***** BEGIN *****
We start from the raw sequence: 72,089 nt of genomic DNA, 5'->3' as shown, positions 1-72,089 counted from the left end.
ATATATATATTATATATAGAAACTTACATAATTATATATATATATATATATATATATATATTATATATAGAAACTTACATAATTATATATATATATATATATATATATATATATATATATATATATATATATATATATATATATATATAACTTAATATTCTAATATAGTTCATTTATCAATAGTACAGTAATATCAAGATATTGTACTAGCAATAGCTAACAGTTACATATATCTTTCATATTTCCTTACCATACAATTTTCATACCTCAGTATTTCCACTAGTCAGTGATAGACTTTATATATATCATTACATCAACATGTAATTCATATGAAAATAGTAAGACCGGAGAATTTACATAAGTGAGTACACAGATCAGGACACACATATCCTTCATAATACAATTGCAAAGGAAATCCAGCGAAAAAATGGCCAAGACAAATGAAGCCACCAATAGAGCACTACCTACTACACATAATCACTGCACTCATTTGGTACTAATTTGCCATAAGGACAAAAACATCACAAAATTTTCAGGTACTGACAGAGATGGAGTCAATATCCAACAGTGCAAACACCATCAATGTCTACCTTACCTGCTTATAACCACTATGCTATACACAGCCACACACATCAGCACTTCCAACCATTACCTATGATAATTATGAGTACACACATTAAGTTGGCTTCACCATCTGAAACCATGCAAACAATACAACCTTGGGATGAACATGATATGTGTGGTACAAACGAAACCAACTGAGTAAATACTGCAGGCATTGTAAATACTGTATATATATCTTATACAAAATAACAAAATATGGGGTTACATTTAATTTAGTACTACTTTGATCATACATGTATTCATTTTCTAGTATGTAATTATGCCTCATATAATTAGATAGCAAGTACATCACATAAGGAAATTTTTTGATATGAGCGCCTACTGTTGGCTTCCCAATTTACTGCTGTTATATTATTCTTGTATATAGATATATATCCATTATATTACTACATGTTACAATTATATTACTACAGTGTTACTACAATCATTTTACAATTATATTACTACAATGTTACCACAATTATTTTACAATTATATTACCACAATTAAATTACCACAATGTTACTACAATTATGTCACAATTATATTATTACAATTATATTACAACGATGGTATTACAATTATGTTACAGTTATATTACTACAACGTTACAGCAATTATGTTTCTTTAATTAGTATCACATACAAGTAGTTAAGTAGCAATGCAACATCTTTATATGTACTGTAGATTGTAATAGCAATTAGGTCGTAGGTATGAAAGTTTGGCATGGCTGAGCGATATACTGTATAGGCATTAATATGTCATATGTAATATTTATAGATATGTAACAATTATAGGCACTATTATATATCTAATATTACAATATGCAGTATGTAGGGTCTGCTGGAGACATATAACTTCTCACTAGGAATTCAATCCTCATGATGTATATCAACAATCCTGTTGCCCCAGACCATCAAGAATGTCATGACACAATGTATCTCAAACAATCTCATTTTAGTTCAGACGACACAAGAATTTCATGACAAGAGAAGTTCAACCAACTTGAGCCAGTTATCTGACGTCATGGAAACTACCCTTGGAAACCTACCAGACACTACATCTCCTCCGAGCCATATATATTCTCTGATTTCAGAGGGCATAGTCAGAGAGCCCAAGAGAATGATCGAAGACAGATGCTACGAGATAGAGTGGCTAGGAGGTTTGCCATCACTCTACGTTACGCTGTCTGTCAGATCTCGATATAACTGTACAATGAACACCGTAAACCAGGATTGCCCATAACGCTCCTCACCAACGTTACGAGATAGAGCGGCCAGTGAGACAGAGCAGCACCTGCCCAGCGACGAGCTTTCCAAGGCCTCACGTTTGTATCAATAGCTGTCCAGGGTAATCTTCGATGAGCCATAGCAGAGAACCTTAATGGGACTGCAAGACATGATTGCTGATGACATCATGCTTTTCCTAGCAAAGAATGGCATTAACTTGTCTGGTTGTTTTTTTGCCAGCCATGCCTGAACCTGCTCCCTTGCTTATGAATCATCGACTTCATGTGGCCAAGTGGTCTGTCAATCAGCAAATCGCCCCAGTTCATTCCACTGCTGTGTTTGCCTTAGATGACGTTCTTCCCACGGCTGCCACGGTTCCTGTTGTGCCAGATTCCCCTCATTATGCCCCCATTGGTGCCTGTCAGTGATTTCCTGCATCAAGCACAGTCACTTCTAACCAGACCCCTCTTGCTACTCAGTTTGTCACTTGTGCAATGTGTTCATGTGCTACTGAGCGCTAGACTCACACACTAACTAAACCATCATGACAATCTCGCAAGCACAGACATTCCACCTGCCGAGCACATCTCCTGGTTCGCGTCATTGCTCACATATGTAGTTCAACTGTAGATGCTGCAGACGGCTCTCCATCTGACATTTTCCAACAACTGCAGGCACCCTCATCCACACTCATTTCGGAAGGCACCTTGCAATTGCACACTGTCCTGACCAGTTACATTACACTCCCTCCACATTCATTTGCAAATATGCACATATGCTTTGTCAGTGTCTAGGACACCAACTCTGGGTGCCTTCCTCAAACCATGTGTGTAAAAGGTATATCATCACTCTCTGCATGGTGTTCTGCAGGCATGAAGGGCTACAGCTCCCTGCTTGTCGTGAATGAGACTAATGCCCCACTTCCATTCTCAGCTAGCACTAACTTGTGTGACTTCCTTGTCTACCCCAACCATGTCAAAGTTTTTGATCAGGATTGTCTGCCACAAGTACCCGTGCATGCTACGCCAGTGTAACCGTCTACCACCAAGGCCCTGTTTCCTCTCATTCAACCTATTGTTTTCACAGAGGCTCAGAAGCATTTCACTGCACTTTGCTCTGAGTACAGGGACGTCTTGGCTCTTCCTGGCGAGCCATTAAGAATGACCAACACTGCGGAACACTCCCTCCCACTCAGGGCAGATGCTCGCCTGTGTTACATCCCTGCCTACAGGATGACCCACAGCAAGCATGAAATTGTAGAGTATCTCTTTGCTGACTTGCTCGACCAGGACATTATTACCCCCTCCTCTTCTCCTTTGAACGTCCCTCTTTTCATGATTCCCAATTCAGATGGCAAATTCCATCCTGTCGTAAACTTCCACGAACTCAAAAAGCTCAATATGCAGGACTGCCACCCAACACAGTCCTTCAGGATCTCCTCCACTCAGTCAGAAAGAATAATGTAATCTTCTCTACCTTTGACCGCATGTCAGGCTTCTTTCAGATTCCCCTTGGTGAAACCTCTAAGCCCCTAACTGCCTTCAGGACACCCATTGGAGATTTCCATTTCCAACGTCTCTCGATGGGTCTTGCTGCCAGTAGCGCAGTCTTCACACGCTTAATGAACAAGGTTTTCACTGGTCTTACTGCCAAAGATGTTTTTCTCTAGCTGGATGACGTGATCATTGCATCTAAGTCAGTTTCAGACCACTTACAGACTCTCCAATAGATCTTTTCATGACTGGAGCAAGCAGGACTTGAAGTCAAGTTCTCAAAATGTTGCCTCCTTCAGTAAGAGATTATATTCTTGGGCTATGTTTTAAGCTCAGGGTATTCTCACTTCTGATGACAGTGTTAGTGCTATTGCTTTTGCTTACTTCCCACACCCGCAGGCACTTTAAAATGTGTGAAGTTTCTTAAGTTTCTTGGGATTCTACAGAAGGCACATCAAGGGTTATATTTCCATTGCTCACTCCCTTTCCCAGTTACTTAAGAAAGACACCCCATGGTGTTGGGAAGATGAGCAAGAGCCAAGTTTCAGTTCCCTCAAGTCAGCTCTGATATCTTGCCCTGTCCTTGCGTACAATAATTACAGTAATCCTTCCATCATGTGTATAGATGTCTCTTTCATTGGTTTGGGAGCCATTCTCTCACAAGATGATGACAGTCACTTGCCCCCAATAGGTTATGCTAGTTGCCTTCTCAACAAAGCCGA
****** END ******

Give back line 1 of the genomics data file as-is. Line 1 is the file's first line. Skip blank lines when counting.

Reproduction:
We start from the raw sequence: 72,089 nt of genomic DNA, 5'->3' as shown, positions 1-72,089 counted from the left end.